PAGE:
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Focusing on the challenges of the transition to responsible, sustainable lifestyles, this book examines developments over the last decade in relation to:

- the creation of awareness of consumer citizenship, civic involvement and environmental stewardship

- research, projects and publications on education for responsible living

- the creation and implementation of relevant teaching methods and materials

- policies on education for sustainable consumption and lifestyles

- global processes for education on sustainable development

The articles deal with topics related to policy support, institutional approaches, educators, young people, and local communities. They draw attention to successful initiatives and reflect upon what still needs to be done. The book also looks at the roles that central actors such as PERL (The Partnership for Education and research about Responsible Living) play in this process.





Responsible Living: Concepts, Education and Future Perspectives

Focusing on the challenges of the transition to responsible, sustainable lifestyles, this book examines developments over the last decade in relation to:
the creation of awareness about consumer citizenship, civic involvement and environmental stewardship;
research, projects and publications about education for responsible living;
the creation and implementation of relevant teaching methods and materials;
policies on education for sustainable consumption and lifestyles;
global processes for education for sustainable development.
The articles deal with topics related to policy support, institutional approaches, educators, youth, and local communities. They draw attention to successful initiatives and reflect upon what still needs to be done. The book also looks at the roles central actors such as PERL (The Partnership for Education and research about Responsible Living) play in this process.
Robert J. Didham, Declan Doyle, Jørgen Klein, Victoria W. Thoresen

The Route to Responsible Living: Doubting, Discovering, Daring and Doing

Dramatic changes have characterized many decades, but the transformations of the past thirty years have forced individuals as well as governments and businesses to question many of the choices people make and to revise existing definitions of human prosperity and happiness. Climate change, life-style related illnesses, and environmental degradation are growing concerns which have led to calls for greater collaboration and social justice and have fueled the search for alternative ways of living. “Development”, implying unlimited material and economic growth, is no longer the panacea it once was believed to be. “Social responsibility” now encompasses a far wider set of people affected by a person’s lifestyle choices than in the past. “Sufficiency”, the condition where one’s basic needs are met, has yet to become more equitable than minimal survival for many and luxury existence for a select few. There have been many participants in the processes of rethinking and reorienting the path humanity is following. The Partnership for Education and Research about Responsible Living (PERL) has made significant contributions. This article looks at the evolution of concepts related to sustainable development. It reflects on some of the developments within education connected to sustainable development and it examines briefly available evidence of changes in behavior. The results of this limited research and other more extensive investigations indicate that while a paradigm shift appears to be taking place, there is still a continued need for transformation of our inner lives and outer conditions in order to achieve a more dynamic coherence between the material and non-material aspects of life leading to responsible, sustainable living.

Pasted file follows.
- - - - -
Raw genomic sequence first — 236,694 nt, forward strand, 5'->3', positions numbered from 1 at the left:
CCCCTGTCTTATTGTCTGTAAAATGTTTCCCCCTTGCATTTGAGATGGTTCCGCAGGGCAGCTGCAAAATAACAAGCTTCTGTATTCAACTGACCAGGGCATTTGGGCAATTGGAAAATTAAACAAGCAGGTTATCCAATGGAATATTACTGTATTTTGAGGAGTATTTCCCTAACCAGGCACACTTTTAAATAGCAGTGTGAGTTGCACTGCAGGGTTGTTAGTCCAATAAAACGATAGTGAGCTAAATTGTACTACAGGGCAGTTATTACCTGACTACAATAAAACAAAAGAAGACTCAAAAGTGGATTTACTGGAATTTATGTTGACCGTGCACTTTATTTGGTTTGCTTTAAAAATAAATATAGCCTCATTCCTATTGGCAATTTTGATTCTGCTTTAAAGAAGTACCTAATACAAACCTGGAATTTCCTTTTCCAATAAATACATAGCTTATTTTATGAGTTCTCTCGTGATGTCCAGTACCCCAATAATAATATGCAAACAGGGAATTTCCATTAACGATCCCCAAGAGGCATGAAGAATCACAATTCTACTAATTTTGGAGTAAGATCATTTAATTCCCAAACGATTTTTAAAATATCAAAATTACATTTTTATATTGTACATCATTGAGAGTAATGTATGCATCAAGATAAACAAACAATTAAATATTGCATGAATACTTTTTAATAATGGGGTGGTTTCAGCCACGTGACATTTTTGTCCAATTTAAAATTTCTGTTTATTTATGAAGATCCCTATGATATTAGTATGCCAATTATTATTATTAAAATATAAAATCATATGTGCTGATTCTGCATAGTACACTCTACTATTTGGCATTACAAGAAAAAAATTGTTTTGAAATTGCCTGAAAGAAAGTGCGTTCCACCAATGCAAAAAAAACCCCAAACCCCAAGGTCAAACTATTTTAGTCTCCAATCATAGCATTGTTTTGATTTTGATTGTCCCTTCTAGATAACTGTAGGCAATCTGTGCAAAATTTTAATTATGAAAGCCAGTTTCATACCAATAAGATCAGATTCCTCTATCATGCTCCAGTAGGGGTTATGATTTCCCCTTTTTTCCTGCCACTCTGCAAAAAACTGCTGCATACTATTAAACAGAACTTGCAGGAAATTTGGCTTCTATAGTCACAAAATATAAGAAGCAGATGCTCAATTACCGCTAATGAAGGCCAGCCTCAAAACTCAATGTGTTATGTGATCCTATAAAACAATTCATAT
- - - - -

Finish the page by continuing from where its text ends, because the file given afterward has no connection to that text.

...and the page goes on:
Victoria W. Thoresen

Advancing Norms and Policies

Ethics in Sustainability Education

Underlying many sustainability challenges are fundamental ethical issues of equity and responsibility concerning the behaviour of individuals, communities, businesses and nations. Resolving these challenges requires changes in human and institutional behaviour at all these levels. Using a systems perspective, it is possible to derive a set of ethical principles for sustainability. An increasing recognition of the importance of this ethical component is reflected in educational materials for responsible living and accompanying values-based indicators and activities. There are still significant obstacles to the incorporation of this dimension into educational systems that need to be addressed with care. Other partners, both religious and secular, can be involved constructively in this process. Given the urgency of responding to challenges such as climate change and the difficulty in motivating people to change their lifestyles, ethical approaches to sustainable living need to be strengthened and diffused widely in the years ahead.
Arthur Lyon Dahl

Learning for Sustainability

A Systemic Approach to Behaviour and Beliefs